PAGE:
Patricia Saukko To Retire At End Of 2002 Football Season

Oct. 7, 2002

Los Angeles, CA - Any self-respecting Trojan football fan knows that two rituals punctuate a home-team score: the playing of 'Conquest' by the Trojan Marching Band and the celebratory lap run by Traveler, the majestic all-white steed who has served as team mascot since 1961.

Now, the woman who helped foster the Traveler legacy is hanging up her tack. Pat Saukko, the widow of original Traveler rider and owner Richard Saukko, has announced her plans to retire at the end of the 2002 football season.

Saukko was honored in June at a celebration held at the Woodland Hills ranch of Ann Bothwell, widow of Lindley F. Bothwell '23, the man who started the Song and Yell Leaders tradition at USC in 1919. More than 300 alumni, friends and family turned out to have their photos taken with Traveler and to meet football coach Pete Carroll. Saukko then received a plaque on behalf of the university, presented by USC Trojan Band director Art Bartner, commemorating the 40th anniversary of the Traveler tradition. 'In appreciation to the Saukko family for 40 years of dedication to the University of Southern California,' the plaque read.

Beginning in 1961, longtime horse owner Richard Saukko trained and groomed each Traveler who entered the Coliseum. He also rode Traveler during almost every home game until 1988, when he fell ill. After her husband's death in 1992, Pat Saukko took over the responsibilities of raising and caring for the horses; she also helped choose the five Traveler horsemen who succeeded her husband. Current rider Chuck O'Donnell, who took over the job in 2000, is Pat Saukko's son and Richard Saukko's stepson.

'Pat Saukko has made an invaluable contribution to USC,' said Michael L. Jackson, vice president for student affairs. 'Her tireless dedication to the Traveler program has allowed a proud USC tradition to thrive all these years.'

Saukko expressed gratitude to Trojan football fans and members of the Trojan Family who have helped her cultivate the Traveler tradition over the years.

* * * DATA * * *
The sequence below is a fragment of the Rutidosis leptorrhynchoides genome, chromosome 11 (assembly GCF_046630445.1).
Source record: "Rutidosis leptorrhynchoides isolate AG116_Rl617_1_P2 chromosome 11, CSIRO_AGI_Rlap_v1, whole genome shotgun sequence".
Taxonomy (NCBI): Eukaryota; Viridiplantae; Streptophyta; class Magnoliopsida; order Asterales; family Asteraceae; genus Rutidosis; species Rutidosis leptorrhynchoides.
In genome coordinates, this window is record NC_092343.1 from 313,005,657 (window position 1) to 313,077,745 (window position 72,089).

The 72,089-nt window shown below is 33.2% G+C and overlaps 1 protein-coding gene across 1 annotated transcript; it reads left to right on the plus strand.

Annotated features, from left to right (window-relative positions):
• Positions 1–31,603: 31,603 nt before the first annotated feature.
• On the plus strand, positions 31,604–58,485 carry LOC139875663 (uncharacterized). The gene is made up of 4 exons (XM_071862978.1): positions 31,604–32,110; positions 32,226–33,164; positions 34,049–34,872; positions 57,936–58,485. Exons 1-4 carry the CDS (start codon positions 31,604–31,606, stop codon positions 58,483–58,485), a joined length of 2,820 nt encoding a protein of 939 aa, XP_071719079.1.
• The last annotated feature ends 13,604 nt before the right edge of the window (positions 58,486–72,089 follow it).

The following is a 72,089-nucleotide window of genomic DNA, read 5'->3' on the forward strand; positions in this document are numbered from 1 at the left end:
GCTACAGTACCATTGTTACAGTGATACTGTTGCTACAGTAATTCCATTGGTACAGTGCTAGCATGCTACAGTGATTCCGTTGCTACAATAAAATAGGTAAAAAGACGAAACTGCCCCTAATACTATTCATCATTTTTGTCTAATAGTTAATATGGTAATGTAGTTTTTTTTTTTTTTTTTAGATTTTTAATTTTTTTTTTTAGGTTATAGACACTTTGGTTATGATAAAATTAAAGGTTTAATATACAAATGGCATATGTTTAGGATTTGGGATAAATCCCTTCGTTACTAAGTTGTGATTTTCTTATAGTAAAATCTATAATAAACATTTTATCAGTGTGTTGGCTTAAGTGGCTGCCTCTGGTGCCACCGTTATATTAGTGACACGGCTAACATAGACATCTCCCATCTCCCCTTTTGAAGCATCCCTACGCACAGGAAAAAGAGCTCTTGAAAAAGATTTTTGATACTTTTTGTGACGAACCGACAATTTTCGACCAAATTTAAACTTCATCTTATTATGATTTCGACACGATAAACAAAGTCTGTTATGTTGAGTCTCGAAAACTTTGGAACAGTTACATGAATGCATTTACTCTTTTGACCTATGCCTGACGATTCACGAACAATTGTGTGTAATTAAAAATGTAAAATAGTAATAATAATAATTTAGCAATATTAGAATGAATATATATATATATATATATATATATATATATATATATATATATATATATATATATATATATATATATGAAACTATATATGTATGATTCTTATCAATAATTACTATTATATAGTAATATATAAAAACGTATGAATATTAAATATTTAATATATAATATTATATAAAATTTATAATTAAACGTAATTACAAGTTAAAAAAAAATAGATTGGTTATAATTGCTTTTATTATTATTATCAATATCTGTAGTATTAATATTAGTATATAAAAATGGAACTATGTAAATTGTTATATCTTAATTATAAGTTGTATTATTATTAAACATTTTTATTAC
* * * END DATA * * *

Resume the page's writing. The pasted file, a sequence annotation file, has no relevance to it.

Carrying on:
'I wish to thank so many of you for all of your unique help,' said Saukko. 'You have helped make Traveler and his rider the most recognized mascot team in the nation. I couldn't have done this without you.'

The Traveler tradition originated on the streets of Pasadena in 1961. That year, Bob Jani '56, director of USC events, and then-junior Eddie Tannenbaum '62 spotted Richard Saukko at the Rose Bowl parade, saddled atop a majestic all-white horse named Traveler. Impressed by the pair's regality, Jani and Tannenbaum invited Saukko to ride Traveler in the Coliseum during USC football games. That fall, Saukko and his mount made their inaugural appearance at the home opener versus Georgia Tech and initiated a custom that continues to this day.

When he made his debut in the arena, Saukko sported the original outfit and helmet worn by Charlton Heston in the movie Ben Hur. The costume proved too cumbersome, however, so Saukko fashioned himself a homemade leather outfit, modeling it after the clothing worn by the Trojan statue, which stands at the center of the USC University Park campus.

Traveler's profile rose through the years. The equine celebrity has made appearances at many USC charity events and has ridden in 39 Rose Bowl parades; he has also appeared in television commercials and movies, as well as in the Long Beach Ballet's Nutcracker Ballet. But it has long been the stallion's presence on the USC home field that has given Trojan fans something to cheer about.

Pat Saukko and university representatives will join forces to find her replacement.

'With Pat's help, we will work to find someone who can carry on the Traveler tradition as ably as she did,' said Jackson.

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